By Corina Oliquino

MANILA — OCTA Research’s Guido David said their Tugon ng Masa survey, conducted from December 1 to 13 over 600 Metro Manila residents aged 12 and above, found more believe in prayers than maintaining social distancing to avoid contracting COVID-19.

“One in two resorts to prayers, one way of not getting a disease, based on their perspective,” Guido said, noting 48 percent of the respondents interviewed admitted they resort to prayer to fight off the virus.

“This result reflects our cultural perspective or upbringing or environment in which we resort to prayers to solve problems, although these problems can be solved by applying simple measures like wearing of masks,” he added, noting the survey’s outcome came as a surprise for their group.

The survey also found that 48 percent of respondents cover their nose and mouth when coughing or sneezing, with David noting they included prayer in the options “to know how the people will react to a less conventional response instead of a scientific response.”

Too early to claim victory

In a report by The Philippine Star, OCTA said it is premature to celebrate the low increase in COVID-19 cases following the Yuletide season.

“We are happy to say the worst did not come to pass but we are not clear yet,” David said, noting the COVID-19 testing capacity was not fully operational during the holidays and with only 50 percent of swab specimens processed.

“This is anecdotal… but there were individuals who (thought they) contracted COVID-19 but they were not going to hospitals. They did not want to spend the holiday in the hospital,” he added, noting cases may still possibly increase if the operation of laboratories is at full capacity and all probable cases are tested.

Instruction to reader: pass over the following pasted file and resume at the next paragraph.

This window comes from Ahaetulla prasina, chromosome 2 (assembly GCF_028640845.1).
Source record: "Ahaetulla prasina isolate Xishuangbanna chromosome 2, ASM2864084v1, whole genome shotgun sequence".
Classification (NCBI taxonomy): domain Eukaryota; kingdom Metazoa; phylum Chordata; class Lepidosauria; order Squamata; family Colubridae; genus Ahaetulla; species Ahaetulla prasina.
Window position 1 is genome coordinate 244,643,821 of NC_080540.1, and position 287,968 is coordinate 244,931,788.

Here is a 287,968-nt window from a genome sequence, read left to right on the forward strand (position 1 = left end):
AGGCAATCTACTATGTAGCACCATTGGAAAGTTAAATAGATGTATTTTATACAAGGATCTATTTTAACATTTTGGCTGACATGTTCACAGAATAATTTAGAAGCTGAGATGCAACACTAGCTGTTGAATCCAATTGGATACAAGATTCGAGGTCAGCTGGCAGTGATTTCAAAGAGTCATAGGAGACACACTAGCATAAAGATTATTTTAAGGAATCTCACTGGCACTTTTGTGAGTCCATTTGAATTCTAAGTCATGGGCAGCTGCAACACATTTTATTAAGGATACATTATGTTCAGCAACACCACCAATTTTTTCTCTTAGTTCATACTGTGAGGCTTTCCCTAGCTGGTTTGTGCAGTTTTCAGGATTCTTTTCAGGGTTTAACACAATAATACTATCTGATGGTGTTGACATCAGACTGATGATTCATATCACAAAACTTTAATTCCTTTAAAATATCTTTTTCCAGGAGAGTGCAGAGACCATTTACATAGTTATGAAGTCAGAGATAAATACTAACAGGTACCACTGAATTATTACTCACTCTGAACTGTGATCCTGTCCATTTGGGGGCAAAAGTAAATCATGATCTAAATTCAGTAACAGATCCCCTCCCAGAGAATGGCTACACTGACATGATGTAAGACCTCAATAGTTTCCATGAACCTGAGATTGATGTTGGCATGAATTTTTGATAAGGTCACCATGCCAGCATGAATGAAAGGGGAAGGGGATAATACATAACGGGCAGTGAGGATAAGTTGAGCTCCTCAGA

The Department of Health (DOH) Undersec. Maria Rosario Vergeire said, “We are not out of the woods yet. The recent trends that we are seeing are not yet stable. We would see 800 new cases in one day, and then 1,000 in another day and then 900. It’s really unstable,” she added, noting the DOH is expecting to see by mid-January if the holidays impacted the country’s COVID-19 caseload.

OCTA’s and DOH’s statements followed presidential spokesman Harry Roque’s “worse is over” pronouncement last January 7.

Half of Filipinos don’t want to get vaccinated against COVID-19

In another report by ABS-CBN News, a Pulse Asia survey found 47 percent of Filipinos will not get themselves vaccinated against COVID-19.

The survey, conducted from November 23 to December 2 among 2400 respondents, also found 22 percent were undecided about getting vaccinated while 32 percent said they would not get vaccinated.

According to the survey, 84 percent of respondents are concerned about the safety of the vaccines and it is the primary reason why they would not get vaccinated.

“The sentiment was highest in Metro Manila at 89 percent, followed by Visayas at 88 percent, Balance Luzon at percent, and Mindanao at 79 percent,” Pulse Asia found, noting some five percent said a vaccination was not required to combat COVID-19 while seven percent were concerned that it might not be free and four percent said it might be expensive.

Previously, an OCTA Research survey found that only 25percent of Metro Manila residents are willing to be inoculated against COVID-19 despite the National Capital Region (NCR) having roughly a tenth of the country’s 100 million population.

Former DOH Sec. Esperanza Cabral told ANC that 75 percent vaccine hesitancy is “very dangerous.”

“We need to make them understand that vaccines are effective and safe. And that if they take it, the chances of developing this dreaded coronavirus illness are going to be reduced by very significant number,” she said.

“We need to make sure that we reach everybody with the correct information so that they can choose for themselves whether they will accept the vaccine or not,” she added.

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